As Afghans flee homes amid Taliban offensive, aid response falls short

Thousands of Afghans have left behind escalating violence to seek shelter elsewhere in the country amid ongoing withdrawal of US and NATO troops.

Internally displaced Afghans, who fled their home due to fighting between the Taliban and Afghan security personnel, fill water containers at a camp on the outskirts of Mazar-e-Sharif, northern Afghanistan, on Thursday, July 8, 2021
Internally displaced Afghans, who fled their home due to fighting between the Taliban and Afghan security personnel, fill water containers at a camp on the outskirts of Mazar-e-Sharif, northern Afghanistan, on Thursday, July 8, 2021 (Rahmat Gul / AP)

As more Afghans flee their homes in escalating violence, fears are rising the response to the country’s latest humanitarian crisis could fall short if aid is not stepped up.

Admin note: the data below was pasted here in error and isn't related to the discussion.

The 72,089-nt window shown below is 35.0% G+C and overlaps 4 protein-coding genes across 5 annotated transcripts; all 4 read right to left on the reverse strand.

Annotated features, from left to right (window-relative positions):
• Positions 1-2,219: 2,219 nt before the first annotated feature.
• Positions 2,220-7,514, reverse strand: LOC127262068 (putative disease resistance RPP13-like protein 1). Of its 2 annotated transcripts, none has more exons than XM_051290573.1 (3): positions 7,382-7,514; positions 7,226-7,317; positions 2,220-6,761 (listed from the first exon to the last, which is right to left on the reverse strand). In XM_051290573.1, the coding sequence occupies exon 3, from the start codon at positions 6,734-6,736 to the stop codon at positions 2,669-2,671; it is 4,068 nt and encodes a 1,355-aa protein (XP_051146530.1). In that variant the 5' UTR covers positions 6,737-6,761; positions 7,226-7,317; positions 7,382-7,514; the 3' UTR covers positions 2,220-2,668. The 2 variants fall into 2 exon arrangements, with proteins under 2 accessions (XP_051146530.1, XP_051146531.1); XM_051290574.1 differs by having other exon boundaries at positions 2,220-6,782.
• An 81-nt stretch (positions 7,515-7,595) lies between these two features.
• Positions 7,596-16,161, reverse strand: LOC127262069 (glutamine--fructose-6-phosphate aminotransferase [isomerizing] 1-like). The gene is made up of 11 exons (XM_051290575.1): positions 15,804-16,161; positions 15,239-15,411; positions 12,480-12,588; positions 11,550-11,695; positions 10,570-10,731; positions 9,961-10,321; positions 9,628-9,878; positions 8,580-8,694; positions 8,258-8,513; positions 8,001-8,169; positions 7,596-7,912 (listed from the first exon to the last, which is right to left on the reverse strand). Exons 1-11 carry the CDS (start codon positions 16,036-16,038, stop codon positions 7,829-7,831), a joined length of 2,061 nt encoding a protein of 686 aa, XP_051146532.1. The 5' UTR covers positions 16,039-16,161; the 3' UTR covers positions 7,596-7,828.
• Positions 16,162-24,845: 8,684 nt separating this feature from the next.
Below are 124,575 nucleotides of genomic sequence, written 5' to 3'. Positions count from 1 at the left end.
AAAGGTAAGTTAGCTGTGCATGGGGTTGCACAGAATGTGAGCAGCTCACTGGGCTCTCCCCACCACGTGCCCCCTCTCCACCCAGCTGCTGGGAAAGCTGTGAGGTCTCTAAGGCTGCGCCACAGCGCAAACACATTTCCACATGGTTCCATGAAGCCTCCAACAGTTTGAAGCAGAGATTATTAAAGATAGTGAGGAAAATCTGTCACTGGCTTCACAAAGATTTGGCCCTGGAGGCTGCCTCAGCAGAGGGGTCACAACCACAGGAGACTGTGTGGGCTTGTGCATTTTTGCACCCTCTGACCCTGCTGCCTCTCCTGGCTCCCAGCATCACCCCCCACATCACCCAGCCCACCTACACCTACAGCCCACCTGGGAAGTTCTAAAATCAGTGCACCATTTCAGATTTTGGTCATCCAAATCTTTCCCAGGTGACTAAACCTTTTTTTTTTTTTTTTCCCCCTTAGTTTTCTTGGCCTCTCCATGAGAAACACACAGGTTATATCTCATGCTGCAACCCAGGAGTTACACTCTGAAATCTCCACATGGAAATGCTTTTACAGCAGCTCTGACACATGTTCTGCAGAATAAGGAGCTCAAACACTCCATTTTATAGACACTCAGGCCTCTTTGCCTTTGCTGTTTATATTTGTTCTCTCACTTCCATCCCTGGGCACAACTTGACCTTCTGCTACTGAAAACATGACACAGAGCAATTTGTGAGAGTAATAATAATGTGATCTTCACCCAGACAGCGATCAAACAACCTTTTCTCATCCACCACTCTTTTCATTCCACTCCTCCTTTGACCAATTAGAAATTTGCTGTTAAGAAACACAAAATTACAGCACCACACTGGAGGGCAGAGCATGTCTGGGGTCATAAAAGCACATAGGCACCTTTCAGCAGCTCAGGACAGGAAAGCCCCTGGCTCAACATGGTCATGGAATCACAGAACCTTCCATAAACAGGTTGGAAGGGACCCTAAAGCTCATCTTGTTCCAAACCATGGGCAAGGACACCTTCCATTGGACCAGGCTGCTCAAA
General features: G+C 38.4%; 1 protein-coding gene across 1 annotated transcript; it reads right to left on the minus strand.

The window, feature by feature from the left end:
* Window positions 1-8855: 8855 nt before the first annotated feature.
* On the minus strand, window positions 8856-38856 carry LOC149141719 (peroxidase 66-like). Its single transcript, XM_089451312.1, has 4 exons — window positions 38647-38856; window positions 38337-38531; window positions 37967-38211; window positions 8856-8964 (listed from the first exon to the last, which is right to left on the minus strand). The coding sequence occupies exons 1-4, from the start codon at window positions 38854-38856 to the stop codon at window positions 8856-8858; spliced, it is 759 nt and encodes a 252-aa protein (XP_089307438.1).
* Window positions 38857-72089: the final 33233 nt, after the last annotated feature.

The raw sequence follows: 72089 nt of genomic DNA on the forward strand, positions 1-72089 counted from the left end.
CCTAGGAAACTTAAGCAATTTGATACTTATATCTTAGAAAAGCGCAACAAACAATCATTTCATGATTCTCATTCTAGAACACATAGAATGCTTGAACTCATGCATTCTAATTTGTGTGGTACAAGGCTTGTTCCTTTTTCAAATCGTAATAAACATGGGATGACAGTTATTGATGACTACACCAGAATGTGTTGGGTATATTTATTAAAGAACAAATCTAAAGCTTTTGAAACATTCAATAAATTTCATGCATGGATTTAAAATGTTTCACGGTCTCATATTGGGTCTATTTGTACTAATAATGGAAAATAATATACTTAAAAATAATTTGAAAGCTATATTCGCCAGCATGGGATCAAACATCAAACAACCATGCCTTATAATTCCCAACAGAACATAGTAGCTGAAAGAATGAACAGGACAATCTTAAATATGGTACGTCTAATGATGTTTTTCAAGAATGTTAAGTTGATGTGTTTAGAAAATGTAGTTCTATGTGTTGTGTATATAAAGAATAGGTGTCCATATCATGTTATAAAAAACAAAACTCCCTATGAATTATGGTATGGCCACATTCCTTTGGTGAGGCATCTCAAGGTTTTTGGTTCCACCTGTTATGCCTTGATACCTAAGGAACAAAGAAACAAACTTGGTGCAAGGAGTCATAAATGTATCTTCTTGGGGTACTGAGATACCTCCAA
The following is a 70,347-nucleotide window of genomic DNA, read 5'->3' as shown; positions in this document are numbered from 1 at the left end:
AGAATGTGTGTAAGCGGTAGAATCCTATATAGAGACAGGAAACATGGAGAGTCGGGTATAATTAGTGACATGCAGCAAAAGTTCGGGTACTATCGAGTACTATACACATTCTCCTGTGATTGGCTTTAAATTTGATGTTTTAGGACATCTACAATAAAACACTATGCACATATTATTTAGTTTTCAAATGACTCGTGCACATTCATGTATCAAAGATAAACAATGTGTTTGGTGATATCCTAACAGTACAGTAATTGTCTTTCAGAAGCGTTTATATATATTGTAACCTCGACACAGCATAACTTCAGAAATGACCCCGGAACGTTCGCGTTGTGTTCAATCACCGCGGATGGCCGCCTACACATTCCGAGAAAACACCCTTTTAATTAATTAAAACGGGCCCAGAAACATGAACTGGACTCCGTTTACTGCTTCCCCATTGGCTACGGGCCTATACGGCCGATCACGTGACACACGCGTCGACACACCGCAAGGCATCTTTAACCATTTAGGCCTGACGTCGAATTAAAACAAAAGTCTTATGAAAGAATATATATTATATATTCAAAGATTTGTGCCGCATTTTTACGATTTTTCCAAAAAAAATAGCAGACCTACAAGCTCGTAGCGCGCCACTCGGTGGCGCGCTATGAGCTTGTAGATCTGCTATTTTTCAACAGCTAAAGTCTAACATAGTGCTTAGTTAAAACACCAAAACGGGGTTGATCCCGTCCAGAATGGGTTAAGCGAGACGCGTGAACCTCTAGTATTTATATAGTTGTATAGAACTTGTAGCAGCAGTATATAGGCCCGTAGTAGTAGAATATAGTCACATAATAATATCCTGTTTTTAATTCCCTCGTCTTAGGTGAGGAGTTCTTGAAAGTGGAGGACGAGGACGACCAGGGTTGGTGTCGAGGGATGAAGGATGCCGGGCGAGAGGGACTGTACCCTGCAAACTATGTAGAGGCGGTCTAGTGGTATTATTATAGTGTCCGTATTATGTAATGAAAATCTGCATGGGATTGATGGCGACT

Across Afghanistan, the Afghan Ministry of Repatriation and Refugees reports approximately 39,000 people were internally displaced in the last two weeks.

Some 35,000 people have fled their homes in northern Afghanistan since June 11 amid Taliban offensives in the area, according to UN estimates.

“It’s an enormous amount of people who have been displaced from districts and are now in Kunduz city,” a UN official in Kabul told TRT World.

“But we continue to get reports of additional displacement due to conflict. So not only in the northeast, but also in other areas across the country,” the official said.

More than 270,000 people have been displaced inside Afghanistan since the start of the year alone, in a country ravaged by 40 years of war and other humanitarian crises. The government puts that figure even higher, at 336,000.

Estimates put the number of internally displaced people at 3.5 million overall, while numbers are rising rapidly as people continue to flee.

“There are people who have fled conflict, in some cases, more than once,” the official continued.